People choose their instrument for a variety of reasons. Some would make a choice because of how it might fit in with the furniture, some consider the most affordable, and some because of special features that sound inviting.
What are the options ?
The term ‘keyboard’, or digital piano is usually used to describe the electronic version of a ‘piano’.
- Has 88 strong keys
- Needs tuning, periodically
- Sometimes changes in tone depending on climate conditions
- Requires no electric power to produce sound
- Requires no tuning by a technician
- Can be made with one of three ‘touch’ options
- Might fit into a small space
- can be packaged and transport easily
Historically, only acoustic pianos were used for learning, practice and performance but with the coming of the electronic keyboards there are many options. So what are the features that would suit someone who intends to play keyboards as a hobby?
Keyboards are available in 3 mains sizes, defined by the number of keys: 88-keys, 76-keys and 61-keys. There are also smaller sizes but those are not recommended. You might wish to start with the most affordable and most useful. The small keyboards would appeal to you. However, as your skills improve, you will likely outgrow the smaller instruments, so an 88-key is ideal for the long term and for its good resale value.
Weight of keys
Keyboards are also available with weighted keys, semi-weighted keys, and light. Weighted keys are the closest to those of the original piano and are highly recommended, especially to preserve the muscles of the hands which are used continuously.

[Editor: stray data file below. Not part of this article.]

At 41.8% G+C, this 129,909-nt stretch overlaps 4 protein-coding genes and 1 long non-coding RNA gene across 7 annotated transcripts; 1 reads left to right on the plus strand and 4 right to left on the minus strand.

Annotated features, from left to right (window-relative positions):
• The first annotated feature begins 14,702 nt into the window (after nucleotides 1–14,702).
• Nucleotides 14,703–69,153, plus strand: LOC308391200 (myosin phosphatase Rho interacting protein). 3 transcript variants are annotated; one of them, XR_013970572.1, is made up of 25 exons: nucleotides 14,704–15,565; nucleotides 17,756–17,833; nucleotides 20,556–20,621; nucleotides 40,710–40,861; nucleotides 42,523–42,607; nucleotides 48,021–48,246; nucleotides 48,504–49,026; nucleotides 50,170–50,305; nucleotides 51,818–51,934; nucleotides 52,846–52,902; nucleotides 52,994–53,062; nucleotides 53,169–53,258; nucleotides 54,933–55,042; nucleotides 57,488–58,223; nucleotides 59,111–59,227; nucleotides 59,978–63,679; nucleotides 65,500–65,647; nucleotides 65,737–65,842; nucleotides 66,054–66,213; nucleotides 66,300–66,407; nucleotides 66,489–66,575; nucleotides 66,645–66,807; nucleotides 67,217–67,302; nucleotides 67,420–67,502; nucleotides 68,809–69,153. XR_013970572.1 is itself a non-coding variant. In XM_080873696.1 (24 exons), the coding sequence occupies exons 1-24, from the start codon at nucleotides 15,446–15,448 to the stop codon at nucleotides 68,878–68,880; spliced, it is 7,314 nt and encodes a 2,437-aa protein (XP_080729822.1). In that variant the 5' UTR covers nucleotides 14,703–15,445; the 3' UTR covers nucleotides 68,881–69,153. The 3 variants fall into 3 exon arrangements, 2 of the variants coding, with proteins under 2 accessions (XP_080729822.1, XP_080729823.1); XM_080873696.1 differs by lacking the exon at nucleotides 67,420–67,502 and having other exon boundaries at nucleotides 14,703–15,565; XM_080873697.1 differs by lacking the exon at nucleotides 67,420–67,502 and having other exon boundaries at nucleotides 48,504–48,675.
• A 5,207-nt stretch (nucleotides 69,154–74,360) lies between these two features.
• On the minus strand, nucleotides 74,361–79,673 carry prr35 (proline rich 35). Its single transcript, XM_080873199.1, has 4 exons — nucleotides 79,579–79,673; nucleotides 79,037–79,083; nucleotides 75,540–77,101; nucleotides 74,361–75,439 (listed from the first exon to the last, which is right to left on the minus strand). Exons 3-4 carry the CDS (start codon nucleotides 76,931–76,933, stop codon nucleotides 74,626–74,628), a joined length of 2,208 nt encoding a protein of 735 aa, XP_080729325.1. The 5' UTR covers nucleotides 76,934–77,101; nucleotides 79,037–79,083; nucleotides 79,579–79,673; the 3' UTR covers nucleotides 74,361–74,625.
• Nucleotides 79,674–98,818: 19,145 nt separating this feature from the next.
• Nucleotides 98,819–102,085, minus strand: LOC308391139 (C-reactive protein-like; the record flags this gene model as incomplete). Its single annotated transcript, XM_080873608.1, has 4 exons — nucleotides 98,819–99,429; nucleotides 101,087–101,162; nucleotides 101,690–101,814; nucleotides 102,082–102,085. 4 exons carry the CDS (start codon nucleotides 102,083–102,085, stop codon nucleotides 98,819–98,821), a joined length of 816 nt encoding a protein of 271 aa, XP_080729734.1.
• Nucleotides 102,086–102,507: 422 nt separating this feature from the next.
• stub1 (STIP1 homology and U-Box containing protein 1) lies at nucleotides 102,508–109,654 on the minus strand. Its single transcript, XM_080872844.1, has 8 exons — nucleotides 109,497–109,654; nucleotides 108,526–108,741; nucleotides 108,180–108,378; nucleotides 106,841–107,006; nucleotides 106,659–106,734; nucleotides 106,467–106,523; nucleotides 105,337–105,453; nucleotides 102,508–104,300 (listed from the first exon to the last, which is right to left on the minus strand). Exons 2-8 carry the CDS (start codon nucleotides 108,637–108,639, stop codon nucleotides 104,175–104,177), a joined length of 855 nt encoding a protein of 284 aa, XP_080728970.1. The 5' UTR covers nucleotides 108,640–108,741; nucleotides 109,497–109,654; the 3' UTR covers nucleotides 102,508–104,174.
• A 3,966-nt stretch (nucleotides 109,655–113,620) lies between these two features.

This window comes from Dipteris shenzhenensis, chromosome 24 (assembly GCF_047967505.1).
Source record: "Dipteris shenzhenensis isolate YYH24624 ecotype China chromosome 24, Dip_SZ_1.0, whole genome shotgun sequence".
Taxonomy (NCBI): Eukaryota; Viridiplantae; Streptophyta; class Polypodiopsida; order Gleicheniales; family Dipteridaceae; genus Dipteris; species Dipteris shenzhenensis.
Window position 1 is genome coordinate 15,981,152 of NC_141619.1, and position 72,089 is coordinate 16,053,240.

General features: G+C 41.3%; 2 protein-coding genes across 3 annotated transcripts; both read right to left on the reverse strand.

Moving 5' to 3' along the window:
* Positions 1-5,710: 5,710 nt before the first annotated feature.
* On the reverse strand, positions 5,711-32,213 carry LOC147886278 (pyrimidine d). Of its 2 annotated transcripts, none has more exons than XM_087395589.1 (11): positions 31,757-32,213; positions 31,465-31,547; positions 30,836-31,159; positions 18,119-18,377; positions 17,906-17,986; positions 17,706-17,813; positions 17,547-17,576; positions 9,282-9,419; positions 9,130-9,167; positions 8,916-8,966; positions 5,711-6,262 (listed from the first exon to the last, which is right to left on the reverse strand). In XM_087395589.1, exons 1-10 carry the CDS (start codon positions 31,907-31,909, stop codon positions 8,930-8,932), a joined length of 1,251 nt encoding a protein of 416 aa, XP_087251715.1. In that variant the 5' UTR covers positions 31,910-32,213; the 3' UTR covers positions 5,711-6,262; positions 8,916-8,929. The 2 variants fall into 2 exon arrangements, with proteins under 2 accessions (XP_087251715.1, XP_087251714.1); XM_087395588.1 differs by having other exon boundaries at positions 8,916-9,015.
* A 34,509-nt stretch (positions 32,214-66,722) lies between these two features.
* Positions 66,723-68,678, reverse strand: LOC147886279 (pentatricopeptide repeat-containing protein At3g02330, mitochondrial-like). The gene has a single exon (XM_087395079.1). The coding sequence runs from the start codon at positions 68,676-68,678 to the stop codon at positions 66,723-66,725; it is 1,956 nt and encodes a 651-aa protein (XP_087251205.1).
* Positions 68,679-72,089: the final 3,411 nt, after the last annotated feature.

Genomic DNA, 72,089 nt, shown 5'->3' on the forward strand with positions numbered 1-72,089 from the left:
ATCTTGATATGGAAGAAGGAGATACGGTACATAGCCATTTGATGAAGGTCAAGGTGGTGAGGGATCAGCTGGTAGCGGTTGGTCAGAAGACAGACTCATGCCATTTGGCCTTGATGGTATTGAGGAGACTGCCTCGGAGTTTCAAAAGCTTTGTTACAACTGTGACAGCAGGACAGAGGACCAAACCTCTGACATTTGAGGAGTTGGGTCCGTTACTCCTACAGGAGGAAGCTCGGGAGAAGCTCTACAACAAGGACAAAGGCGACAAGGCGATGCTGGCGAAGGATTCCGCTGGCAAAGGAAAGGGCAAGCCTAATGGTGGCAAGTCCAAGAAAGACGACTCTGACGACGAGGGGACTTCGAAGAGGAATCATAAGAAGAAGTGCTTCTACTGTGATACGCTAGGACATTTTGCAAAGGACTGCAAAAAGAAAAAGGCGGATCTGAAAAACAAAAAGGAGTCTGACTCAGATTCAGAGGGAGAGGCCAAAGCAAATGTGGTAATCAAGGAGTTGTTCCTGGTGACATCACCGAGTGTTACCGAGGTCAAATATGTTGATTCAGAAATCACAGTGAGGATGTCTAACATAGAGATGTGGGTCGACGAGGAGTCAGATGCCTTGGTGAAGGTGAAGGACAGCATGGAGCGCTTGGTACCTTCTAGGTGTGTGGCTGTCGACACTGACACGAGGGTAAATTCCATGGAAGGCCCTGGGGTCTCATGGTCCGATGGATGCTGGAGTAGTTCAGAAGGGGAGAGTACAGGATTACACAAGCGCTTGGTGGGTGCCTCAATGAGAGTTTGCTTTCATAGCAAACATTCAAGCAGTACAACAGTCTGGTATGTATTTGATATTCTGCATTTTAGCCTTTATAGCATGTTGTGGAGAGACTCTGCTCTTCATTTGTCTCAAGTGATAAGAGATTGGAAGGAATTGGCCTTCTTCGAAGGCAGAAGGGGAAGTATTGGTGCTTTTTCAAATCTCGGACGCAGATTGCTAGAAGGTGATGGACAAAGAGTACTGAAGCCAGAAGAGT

The keyboard is usually designed with a ‘piano’ sound as the default. It is important that this is as close to an authentic piano sound as possible. You can try out other types of instrument sounds and drum patterns, but it is the piano sound that is most important.
- A keyboard stand at the correct height. Each hand should form a right angle at the elbow when the hand rest on the keys
- A stool or chair free of handles
- A dust cover to keep dust away
- A surge protector and electric outlet connection
- An amplifier with speaker, if not designed with the keyboard
- Cables to connect the equipment
Always store in a dry place mounted on the stand for easy access.
Based on the above considerations, the ideal would be a weighted keyboard with 88 keys but constraints of space and affordability might call for a compromise.
Here are some pianos I recommend :
YAMAHA PSR-EW400 for beginners
Practice, practice, practice
KORG LP- 380 Digital Piano for home
Practice your music in a cozy corner
Roland 300NX for great sounds
Ready for performance !
YAMAHA YPG-235 Portable Grand for home
Get ready to play !
I would love to hear from you. Please let me know what features appeal to you when choosing a piano/keyboard.